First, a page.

Embrace traditional crops to combat climate change, UN tells Africa

Cameroonian farmers showcase food harvest (PHOTO: ClimateReporters/Aaron Kaah)
Cameroonian farmers showcase food harvest (PHOTO: ClimateReporters/Aaron Kaah)

The UN specialised agency on combating hunger on Monday urged African states to embrace traditional crops in order to combat climate change.

Wilson Ronno, Crops Officer at the Food and Agriculture Organisation (FAO) Kenya, said this when FAO officials made a courtesy call to the Kenya Agricultural and Livestock Research Organisation offices in Nairobi.

Ronno said studies had indicated that Sub-Sahara Africa will lose a significant portion of its arable land in the coming decades due to climate change.

“Africa should embrace and promote sorghum, millet, cassava and indigenous vegetables because they could help the continent fight climate change as they are drought tolerant crops,” Ronno said.

The FAO officials are currently visiting Kenyan projects that have received financial assistance from the Benefit Sharing Fund which aims to increase the number of nutritious crops that farmers grow.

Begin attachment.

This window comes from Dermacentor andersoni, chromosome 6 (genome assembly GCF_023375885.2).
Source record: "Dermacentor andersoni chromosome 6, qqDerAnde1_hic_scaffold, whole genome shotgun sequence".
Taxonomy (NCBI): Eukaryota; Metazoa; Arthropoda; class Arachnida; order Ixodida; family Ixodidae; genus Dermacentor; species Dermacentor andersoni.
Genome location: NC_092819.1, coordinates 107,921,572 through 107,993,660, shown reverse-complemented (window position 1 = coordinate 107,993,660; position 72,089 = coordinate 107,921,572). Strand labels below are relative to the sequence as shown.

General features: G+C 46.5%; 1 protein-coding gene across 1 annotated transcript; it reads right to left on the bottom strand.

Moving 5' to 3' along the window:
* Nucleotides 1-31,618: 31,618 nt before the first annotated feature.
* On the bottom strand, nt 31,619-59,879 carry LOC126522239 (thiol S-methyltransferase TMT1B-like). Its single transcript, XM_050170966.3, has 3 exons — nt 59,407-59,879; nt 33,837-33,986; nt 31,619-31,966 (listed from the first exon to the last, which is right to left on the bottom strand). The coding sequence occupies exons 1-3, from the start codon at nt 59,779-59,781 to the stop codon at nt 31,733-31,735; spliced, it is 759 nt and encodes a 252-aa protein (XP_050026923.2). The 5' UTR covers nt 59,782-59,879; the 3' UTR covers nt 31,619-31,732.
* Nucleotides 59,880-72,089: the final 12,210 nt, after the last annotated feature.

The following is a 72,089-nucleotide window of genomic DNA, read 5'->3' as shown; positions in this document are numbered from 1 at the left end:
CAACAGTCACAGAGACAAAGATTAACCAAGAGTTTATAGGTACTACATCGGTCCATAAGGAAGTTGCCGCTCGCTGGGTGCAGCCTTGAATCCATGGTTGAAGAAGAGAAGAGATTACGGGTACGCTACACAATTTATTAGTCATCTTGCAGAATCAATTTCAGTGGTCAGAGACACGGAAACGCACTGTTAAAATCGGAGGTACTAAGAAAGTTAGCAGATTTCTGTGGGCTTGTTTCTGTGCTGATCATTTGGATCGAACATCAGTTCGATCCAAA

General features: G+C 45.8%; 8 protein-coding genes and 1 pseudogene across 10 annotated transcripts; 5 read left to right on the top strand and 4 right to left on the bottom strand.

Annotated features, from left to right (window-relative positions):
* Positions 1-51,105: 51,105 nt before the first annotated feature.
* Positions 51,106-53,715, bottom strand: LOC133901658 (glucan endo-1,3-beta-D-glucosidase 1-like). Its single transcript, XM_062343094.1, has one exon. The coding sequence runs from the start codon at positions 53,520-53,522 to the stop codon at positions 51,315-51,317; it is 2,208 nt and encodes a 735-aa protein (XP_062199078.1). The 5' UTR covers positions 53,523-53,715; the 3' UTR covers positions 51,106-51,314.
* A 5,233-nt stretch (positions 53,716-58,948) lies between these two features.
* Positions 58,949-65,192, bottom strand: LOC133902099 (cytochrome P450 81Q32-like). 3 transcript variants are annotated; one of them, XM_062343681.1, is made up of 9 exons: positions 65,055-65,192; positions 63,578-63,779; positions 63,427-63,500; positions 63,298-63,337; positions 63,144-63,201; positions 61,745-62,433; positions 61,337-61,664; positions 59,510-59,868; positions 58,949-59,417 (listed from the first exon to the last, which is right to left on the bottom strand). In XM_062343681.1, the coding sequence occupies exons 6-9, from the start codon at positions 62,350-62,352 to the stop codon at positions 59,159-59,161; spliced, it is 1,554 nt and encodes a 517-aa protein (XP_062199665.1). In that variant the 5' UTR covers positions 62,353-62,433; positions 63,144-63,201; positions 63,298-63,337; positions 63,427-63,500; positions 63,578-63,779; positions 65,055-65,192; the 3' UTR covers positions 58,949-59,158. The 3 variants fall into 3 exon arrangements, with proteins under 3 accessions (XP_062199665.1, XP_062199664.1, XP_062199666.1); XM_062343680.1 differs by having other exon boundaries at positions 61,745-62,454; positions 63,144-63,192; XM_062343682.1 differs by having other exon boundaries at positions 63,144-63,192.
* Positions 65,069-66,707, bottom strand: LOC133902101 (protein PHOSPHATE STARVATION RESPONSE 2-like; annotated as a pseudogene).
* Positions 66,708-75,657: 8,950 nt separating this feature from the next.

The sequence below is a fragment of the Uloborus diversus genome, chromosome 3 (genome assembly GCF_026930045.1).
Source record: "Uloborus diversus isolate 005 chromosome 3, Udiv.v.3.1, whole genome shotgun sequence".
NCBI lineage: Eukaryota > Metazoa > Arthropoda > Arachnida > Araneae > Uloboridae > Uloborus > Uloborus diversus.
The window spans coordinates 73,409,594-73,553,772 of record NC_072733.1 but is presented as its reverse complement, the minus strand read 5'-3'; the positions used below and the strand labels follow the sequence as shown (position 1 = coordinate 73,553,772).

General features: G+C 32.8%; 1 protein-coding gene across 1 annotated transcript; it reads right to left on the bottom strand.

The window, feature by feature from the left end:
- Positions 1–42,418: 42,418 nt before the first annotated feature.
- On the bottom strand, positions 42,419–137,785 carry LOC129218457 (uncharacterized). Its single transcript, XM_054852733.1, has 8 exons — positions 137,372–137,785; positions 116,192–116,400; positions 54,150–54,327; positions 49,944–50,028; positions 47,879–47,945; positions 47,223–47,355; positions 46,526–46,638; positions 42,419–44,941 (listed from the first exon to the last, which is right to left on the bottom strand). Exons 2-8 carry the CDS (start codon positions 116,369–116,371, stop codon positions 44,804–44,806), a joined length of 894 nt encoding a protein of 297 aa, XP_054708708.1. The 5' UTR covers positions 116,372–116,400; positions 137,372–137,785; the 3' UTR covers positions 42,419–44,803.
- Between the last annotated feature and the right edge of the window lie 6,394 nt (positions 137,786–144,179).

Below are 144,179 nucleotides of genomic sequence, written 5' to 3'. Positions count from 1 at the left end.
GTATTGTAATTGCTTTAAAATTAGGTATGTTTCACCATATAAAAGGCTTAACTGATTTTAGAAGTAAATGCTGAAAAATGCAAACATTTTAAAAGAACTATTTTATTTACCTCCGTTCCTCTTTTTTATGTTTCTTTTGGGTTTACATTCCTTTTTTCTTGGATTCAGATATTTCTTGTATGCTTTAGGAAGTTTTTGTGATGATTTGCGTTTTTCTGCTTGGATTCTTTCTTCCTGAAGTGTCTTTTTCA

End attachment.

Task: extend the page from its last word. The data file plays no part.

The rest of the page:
Ronno said the amount of land suitable for growing one of Africa’s key staple crops, maize will reduce as climate change is now a reality.

“The continent should ensure resilience against climate change by embracing traditional crops that have been neglected,’’ he added.

Ronno observed that millets and sorghum would be the food for the future when temperatures go up and maize can longer perform well.

The crops officer said cultivation and consumption of indigenous crops had been on the decline due to increasing urbanisation and change of lifestyles.

He noted that as Africa economy develops, the urban population have begun to embrace foreign foods and move away from consuming indigenous crops.

“As a result, farmers have lost the incentive to cultivate traditional crops such as sorghum and millet,” he added.

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